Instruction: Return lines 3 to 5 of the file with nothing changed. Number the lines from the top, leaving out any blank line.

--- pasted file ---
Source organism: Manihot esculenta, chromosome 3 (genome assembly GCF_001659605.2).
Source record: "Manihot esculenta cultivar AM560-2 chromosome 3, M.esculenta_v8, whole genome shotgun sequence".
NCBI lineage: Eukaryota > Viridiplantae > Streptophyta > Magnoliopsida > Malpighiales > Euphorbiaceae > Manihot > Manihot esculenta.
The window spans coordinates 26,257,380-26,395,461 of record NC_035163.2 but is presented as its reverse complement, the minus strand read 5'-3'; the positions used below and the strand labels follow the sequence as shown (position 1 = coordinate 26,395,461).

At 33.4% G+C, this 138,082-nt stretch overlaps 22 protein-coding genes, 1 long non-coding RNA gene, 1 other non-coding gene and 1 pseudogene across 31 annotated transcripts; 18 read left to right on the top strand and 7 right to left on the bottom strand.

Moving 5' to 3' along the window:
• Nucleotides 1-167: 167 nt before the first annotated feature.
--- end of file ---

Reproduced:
NCBI lineage: Eukaryota > Viridiplantae > Streptophyta > Magnoliopsida > Malpighiales > Euphorbiaceae > Manihot > Manihot esculenta.
The window spans coordinates 26,257,380-26,395,461 of record NC_035163.2 but is presented as its reverse complement, the minus strand read 5'-3'; the positions used below and the strand labels follow the sequence as shown (position 1 = coordinate 26,395,461).

At 33.4% G+C, this 138,082-nt stretch overlaps 22 protein-coding genes, 1 long non-coding RNA gene, 1 other non-coding gene and 1 pseudogene across 31 annotated transcripts; 18 read left to right on the top strand and 7 right to left on the bottom strand.